- Floor 1 – Social center of the house with the great room and Dickens’ library/study. Unfortunately, my pictures did not turn out for these two rooms as the lighting was quite dim and you cannot use flash photography. A shame because I would have to say the library/study was my favorite room. It holds some of the original books that Dickens wrote along with other priceless artifacts from his life. In addition, the desk he used to write three of his major works resides in the study. I was tempted to sit down in his chair just for a second in order to see if it is more comfortable than my own.
- Floor 2 – Charles and Catherine’s bedroom and Mary’s bedroom. Pictured above is Charles and Catherine’s bedroom with the maroon covered bed spread.
- Top Floor – Nursery and servants’ quarters. The children were housed upstairs along with the servants. An original iron bar and wood framed window is front and center in the nursery to remind museum guests of the hard times in London during that era. Dickens himself was not immune to struggle – he was forced to leave school to work in a factory at a young age when his father went to debtor’s prison.
Charles Dickens daily life at 48 Doughty Street was not complicated. He would rise in the morning, break fast, and then write until lunch time. Nothing would distract him or take him a way from his writing path, and most knew not to try. After lunch, he usually took a long walk to explore the vast city of London that he loved so much. He was always on the lookout for new characters for his novels, new sights and sounds that he could weave into his stories, and of course to document what he believed to be the social injustices of his time. More often than not, supper usually mean time to spend with invited guests to the house. Dickens loved to host parties and looked for any excuse to have friends over. Apart from the tragic death of his sister-in-law Mary, Dickens and his wife had a comfortable three years at the house.
I think there are valuable insights and lessons to be learned from great individuals such as Dickens. His single minded focus, determination, and persistence to his chosen craft allowed him to become a great writer. Perhaps natural ability and talent were present, but more than that he worked hard and often. I have seen it too in many professions/crafts. Success comes to those who focus on one thing and stick with it.
I good friend, whose wisdom I take to heart, offered me similar advice on two distinct occasions. Once he said something to the effect, “Andrew, you are a young man in your early 30’s. Now is the time for you to take charge and do something with your life. If not, life will pass you by and you may regret not taking that chance.” In a more recent conversation he explained, “Always try to focus on one thing and do it well.”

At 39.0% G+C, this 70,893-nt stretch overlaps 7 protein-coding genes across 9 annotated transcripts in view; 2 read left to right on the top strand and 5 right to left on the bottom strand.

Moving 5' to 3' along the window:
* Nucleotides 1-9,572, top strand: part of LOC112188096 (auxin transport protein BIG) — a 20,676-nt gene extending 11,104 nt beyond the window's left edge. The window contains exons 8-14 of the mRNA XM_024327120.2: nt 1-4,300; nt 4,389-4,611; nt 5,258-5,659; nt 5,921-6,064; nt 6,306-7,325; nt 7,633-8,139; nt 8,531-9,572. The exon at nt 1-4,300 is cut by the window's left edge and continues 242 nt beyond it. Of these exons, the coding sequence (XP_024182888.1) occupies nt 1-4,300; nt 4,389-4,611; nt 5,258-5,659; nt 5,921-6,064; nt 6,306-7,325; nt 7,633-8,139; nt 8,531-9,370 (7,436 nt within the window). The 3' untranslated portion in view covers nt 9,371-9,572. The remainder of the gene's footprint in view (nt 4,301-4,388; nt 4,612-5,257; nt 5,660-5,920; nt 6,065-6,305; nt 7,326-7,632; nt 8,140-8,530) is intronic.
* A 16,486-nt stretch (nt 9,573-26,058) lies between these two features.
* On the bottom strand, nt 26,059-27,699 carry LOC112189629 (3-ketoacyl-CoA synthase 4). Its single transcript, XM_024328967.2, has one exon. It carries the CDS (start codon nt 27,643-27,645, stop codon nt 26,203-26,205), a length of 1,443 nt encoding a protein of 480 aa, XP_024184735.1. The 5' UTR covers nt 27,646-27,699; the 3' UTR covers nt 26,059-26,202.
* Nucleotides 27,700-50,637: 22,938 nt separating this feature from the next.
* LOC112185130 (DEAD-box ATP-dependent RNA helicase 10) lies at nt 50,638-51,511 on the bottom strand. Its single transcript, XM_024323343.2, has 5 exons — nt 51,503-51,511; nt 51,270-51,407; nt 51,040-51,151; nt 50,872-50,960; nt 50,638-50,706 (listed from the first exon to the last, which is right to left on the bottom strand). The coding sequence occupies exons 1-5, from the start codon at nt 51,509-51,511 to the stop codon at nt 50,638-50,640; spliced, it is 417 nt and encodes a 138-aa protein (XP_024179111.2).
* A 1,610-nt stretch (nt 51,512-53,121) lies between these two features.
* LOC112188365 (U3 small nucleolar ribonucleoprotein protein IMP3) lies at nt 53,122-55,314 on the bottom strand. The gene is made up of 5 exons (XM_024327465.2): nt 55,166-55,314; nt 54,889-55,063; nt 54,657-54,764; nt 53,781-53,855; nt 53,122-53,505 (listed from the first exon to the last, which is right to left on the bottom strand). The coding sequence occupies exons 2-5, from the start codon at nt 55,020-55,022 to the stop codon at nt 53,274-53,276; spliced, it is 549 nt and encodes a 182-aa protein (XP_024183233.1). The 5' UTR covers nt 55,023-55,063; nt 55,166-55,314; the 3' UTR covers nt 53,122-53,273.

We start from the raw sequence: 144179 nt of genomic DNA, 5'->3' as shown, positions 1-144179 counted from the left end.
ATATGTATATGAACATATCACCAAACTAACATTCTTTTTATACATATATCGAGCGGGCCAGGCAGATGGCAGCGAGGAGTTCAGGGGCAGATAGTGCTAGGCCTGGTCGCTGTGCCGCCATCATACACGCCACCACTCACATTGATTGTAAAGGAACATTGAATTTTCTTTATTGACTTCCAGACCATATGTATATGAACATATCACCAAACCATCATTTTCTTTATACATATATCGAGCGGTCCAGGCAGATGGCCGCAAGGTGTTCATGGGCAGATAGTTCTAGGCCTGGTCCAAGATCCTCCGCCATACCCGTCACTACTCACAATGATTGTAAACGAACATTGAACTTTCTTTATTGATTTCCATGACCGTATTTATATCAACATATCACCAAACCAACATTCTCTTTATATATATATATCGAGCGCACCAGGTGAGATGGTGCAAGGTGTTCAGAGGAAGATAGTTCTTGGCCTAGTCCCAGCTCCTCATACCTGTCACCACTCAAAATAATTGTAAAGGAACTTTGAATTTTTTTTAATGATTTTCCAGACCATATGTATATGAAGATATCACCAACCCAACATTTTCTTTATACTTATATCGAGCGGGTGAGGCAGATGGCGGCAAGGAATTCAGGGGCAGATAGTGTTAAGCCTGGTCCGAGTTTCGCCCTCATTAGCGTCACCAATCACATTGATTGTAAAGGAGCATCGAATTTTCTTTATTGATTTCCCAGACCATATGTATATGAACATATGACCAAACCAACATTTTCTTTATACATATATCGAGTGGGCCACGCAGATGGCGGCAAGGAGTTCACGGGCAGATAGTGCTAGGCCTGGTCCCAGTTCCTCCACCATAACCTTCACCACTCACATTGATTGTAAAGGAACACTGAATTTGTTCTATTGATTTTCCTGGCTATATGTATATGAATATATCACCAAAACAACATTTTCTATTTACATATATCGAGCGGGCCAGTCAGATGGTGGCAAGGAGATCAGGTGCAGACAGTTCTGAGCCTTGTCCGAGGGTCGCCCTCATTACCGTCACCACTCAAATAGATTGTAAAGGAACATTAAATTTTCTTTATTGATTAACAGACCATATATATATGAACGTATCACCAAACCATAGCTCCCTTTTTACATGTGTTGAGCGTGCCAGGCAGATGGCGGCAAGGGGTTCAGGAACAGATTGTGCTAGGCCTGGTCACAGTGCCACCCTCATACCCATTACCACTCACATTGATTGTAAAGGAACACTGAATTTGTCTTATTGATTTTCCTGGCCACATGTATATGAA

Perhaps we only need turn to Dickens and his novel Dombey and Son where he describes the habits of Mr. Carker:
“Among sundry minor alterations in Mr Carker’s life and habits that began to take place at this time, none was more remarkable than the extraordinary diligence with which he applied himself… He did each single thing, as if he did nothing else.”
What do you think? Do you feel like you are pulled in many different directions and therefore you don’t accomplish what you set out to do?
I know when I try and take on too much I end up with mediocre results. I think that is part of the journey towards learning to work with true purpose, passion, and mindfulness everyday.
“My meaning simply is, that whatever I have tried to do in life, I have tried with all my heart to do well; that whatever I have devoted myself to, I have devoted myself to completely; that in great aims and in small, I have always been thoroughly in earnest.”
– Charles Dickens, David Copperfield
Charles Dickens has been one of my favorite authors since I was a young boy. I remember I watched A Christmas Carol on TV for the first time and I immediately loved the characters – grumpy old Scrooge and poor Bob Cratchit. Later I was able to appreciate the witty dialogue and the way Dickens captures the spirit and meaning of Christmas.
One of the most prolific and genius novelists of the Victorian era (any time period for that matter), I have read many of Dickens’ novels and will continue to read his work until I have finished every last word he wrote.
Where to Stay in London